- North West
- DAC (Diocese of Liverpool)
Purcell prepared a comprehensive programme of research into the significance, history, and construction of Liverpool Metropolitan Cathedral's lantern in addition to developing a Conservation Management Plan and repairing the significant glass structure.
Designed by Sir Frederick Gibberd in 1967, the Liverpool Metropolitan Cathedral is recognisable by its pinnacle-crowned stained glass lantern tower designed by Piper and Reyntiens.
A long-term issue to the cathedral’s glass lantern was the capillary-like holes that had developed due to the water ingress. This resulted from past conservation attempts that had previously used resin and had since damaged the structure.
To safeguard the future of this important heritage asset we undertook a long term programme of specialist research and developed a Conservation Management Plan to inform the lantern’s repair, whilst documenting the history of the site and the conservation of the wider cathedral.
A detailed repair methodology for the lantern was developed, modelled, and trialled to inform conservation of the lantern. During the lantern’s repair, our team developed an innovative and discrete guttering system which works by channelling rainwater that leaks in through the lantern outside.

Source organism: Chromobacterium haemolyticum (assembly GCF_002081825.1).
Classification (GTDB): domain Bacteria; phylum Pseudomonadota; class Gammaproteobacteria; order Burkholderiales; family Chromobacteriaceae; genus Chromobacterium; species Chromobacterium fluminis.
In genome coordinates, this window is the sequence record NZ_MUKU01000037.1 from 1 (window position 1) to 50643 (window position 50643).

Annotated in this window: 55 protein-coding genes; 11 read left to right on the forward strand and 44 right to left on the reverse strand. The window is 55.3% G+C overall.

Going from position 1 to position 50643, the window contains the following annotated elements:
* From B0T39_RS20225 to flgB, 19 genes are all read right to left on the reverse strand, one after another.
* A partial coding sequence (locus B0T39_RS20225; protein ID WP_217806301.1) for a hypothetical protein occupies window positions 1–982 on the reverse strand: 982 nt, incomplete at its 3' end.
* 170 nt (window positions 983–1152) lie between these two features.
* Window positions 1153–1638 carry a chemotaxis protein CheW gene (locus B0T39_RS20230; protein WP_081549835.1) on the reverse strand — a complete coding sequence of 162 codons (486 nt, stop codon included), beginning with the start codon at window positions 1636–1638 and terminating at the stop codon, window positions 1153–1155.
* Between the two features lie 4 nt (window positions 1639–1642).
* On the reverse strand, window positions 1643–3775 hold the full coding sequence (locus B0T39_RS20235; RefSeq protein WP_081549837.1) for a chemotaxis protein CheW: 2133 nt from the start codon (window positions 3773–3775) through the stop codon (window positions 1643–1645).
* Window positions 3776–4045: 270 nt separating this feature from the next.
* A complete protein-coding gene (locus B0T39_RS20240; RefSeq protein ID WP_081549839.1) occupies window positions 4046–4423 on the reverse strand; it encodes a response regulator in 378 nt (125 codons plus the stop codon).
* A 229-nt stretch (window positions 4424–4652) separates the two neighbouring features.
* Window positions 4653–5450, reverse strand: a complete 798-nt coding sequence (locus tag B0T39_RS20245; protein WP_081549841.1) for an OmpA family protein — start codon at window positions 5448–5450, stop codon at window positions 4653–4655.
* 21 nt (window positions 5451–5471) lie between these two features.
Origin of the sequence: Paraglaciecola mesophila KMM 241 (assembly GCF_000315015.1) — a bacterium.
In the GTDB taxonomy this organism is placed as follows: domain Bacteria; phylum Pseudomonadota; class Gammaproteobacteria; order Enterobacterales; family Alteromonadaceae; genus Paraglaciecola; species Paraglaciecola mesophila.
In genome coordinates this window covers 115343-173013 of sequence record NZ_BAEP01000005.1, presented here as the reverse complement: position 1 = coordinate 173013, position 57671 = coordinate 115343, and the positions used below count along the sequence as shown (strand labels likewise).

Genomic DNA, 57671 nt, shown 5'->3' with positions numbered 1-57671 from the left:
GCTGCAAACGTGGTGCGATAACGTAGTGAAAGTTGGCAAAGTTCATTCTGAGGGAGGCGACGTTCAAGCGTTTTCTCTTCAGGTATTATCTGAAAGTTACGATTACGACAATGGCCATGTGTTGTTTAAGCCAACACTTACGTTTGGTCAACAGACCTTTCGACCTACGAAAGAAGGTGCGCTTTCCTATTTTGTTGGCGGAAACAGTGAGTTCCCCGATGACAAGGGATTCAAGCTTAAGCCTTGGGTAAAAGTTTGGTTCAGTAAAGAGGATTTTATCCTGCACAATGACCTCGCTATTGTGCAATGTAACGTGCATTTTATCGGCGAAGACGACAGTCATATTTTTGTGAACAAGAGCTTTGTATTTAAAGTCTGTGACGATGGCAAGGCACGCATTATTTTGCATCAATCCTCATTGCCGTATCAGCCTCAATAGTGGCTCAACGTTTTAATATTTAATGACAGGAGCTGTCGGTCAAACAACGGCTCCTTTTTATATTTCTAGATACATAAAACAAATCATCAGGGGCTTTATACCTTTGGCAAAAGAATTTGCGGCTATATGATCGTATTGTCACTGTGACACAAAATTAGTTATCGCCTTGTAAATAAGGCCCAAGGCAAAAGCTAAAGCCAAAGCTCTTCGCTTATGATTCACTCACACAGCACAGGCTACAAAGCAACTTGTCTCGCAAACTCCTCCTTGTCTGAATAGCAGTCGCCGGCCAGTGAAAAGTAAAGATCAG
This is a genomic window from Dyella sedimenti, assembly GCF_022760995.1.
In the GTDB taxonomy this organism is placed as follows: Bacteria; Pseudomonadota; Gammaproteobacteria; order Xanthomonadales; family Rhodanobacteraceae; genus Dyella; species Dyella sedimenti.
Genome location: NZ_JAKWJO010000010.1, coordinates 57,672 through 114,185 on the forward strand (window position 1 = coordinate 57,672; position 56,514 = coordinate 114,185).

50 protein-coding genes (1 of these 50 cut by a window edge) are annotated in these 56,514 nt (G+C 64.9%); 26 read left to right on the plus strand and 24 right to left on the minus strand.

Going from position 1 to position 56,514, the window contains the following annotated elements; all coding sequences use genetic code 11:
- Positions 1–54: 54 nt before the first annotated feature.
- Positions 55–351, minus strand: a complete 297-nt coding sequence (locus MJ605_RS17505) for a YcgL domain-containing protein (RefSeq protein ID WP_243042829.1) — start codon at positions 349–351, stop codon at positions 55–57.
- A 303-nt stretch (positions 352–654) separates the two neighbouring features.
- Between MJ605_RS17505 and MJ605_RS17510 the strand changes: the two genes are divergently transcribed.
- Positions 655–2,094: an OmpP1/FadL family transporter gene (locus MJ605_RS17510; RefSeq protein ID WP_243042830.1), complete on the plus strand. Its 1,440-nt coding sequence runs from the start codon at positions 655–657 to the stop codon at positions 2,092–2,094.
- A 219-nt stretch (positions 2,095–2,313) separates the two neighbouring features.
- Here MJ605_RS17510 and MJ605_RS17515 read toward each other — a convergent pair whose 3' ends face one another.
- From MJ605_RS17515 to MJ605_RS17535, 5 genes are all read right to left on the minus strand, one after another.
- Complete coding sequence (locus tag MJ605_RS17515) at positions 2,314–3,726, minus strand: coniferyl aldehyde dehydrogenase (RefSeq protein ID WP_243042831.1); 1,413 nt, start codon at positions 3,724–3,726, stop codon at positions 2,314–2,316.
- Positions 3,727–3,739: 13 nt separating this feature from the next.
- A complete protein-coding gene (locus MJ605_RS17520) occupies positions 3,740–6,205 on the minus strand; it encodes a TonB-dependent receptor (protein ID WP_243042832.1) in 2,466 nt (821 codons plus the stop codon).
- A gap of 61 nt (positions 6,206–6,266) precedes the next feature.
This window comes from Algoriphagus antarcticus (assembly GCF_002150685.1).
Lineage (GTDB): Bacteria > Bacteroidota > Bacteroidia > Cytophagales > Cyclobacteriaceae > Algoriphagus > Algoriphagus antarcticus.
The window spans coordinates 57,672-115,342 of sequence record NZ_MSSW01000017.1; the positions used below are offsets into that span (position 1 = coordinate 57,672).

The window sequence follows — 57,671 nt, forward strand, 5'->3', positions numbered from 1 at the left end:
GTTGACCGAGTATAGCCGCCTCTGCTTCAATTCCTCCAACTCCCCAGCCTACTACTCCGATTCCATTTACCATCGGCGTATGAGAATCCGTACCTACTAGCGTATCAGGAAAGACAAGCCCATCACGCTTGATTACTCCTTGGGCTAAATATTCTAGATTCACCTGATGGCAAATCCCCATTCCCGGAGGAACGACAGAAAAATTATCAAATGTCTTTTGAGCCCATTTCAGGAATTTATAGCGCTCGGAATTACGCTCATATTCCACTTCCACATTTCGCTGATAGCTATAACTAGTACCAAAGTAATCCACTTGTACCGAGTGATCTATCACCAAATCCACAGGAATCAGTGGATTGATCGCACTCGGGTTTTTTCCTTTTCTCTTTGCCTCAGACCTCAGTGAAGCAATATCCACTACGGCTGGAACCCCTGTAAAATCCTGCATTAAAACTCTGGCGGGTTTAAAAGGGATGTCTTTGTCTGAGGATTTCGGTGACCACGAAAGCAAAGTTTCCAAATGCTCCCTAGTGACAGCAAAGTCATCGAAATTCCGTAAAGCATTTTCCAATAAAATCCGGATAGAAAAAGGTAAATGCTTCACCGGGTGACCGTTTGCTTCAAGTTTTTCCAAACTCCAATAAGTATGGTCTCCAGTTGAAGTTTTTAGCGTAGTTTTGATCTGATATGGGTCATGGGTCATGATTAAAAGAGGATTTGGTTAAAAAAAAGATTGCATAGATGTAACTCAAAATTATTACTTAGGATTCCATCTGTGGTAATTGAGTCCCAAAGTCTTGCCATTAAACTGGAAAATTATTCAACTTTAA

In addition to developing an effective system, we developed conservation policies and a framework for the future care of the lantern and Cathedral. Our strategic approach ensures the sustainable future of Gibberd’s building to be enjoyed by the local Liverpool community and visitors far and wide.
The project was extended with additional support coming from the Getty Foundation’s ‘Keeping It Modern’ programme.
It is a reflection of Purcell’s expertise with modern heritage, that our practice worked on the only 3 Post-War cathedrals in the country at the same time. Our work at Liverpool, Coventry and Clifton Cathedral echoes our commitment to developing conservation strategies and techniques for the listed buildings of the recent past and continuing the enviable record we have of doing the same for buildings of earlier periods.
— Jon Wright, Twentieth Century Heritage Consultant